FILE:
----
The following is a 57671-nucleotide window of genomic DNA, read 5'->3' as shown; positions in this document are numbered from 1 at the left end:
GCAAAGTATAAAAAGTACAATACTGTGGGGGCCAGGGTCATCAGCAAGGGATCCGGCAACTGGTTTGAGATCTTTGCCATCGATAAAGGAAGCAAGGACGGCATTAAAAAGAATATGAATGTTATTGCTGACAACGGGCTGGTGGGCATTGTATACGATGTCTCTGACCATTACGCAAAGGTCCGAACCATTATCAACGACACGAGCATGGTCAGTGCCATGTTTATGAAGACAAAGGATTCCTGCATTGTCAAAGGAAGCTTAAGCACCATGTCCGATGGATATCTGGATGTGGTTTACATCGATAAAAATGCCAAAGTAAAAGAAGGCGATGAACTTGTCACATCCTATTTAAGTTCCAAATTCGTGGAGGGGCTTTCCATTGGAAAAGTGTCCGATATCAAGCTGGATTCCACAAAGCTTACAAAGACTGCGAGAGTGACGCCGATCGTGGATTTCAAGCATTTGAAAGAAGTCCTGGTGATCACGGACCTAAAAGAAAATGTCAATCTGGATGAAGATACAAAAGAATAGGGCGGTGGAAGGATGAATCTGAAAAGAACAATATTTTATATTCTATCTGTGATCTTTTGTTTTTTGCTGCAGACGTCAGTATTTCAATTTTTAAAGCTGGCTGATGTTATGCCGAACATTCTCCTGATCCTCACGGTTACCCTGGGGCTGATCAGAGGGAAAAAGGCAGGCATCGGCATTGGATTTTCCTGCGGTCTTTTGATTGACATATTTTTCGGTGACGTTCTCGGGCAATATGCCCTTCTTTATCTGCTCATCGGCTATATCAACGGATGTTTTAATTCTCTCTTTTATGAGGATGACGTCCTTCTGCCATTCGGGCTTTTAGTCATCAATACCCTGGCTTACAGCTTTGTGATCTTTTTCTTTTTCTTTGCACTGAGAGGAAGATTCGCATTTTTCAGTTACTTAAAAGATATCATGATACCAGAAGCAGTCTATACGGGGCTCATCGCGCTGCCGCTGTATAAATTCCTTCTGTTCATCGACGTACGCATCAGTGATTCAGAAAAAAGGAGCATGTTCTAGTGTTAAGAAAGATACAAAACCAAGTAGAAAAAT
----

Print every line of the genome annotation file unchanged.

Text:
The following is a 57671-nucleotide window of genomic DNA, read 5'->3' as shown; positions in this document are numbered from 1 at the left end:
GCAAAGTATAAAAAGTACAATACTGTGGGGGCCAGGGTCATCAGCAAGGGATCCGGCAACTGGTTTGAGATCTTTGCCATCGATAAAGGAAGCAAGGACGGCATTAAAAAGAATATGAATGTTATTGCTGACAACGGGCTGGTGGGCATTGTATACGATGTCTCTGACCATTACGCAAAGGTCCGAACCATTATCAACGACACGAGCATGGTCAGTGCCATGTTTATGAAGACAAAGGATTCCTGCATTGTCAAAGGAAGCTTAAGCACCATGTCCGATGGATATCTGGATGTGGTTTACATCGATAAAAATGCCAAAGTAAAAGAAGGCGATGAACTTGTCACATCCTATTTAAGTTCCAAATTCGTGGAGGGGCTTTCCATTGGAAAAGTGTCCGATATCAAGCTGGATTCCACAAAGCTTACAAAGACTGCGAGAGTGACGCCGATCGTGGATTTCAAGCATTTGAAAGAAGTCCTGGTGATCACGGACCTAAAAGAAAATGTCAATCTGGATGAAGATACAAAAGAATAGGGCGGTGGAAGGATGAATCTGAAAAGAACAATATTTTATATTCTATCTGTGATCTTTTGTTTTTTGCTGCAGACGTCAGTATTTCAATTTTTAAAGCTGGCTGATGTTATGCCGAACATTCTCCTGATCCTCACGGTTACCCTGGGGCTGATCAGAGGGAAAAAGGCAGGCATCGGCATTGGATTTTCCTGCGGTCTTTTGATTGACATATTTTTCGGTGACGTTCTCGGGCAATATGCCCTTCTTTATCTGCTCATCGGCTATATCAACGGATGTTTTAATTCTCTCTTTTATGAGGATGACGTCCTTCTGCCATTCGGGCTTTTAGTCATCAATACCCTGGCTTACAGCTTTGTGATCTTTTTCTTTTTCTTTGCACTGAGAGGAAGATTCGCATTTTTCAGTTACTTAAAAGATATCATGATACCAGAAGCAGTCTATACGGGGCTCATCGCGCTGCCGCTGTATAAATTCCTTCTGTTCATCGACGTACGCATCAGTGATTCAGAAAAAAGGAGCATGTTCTAGTGTTAAGAAAGATACAAAACCAAGTAGAAAAAT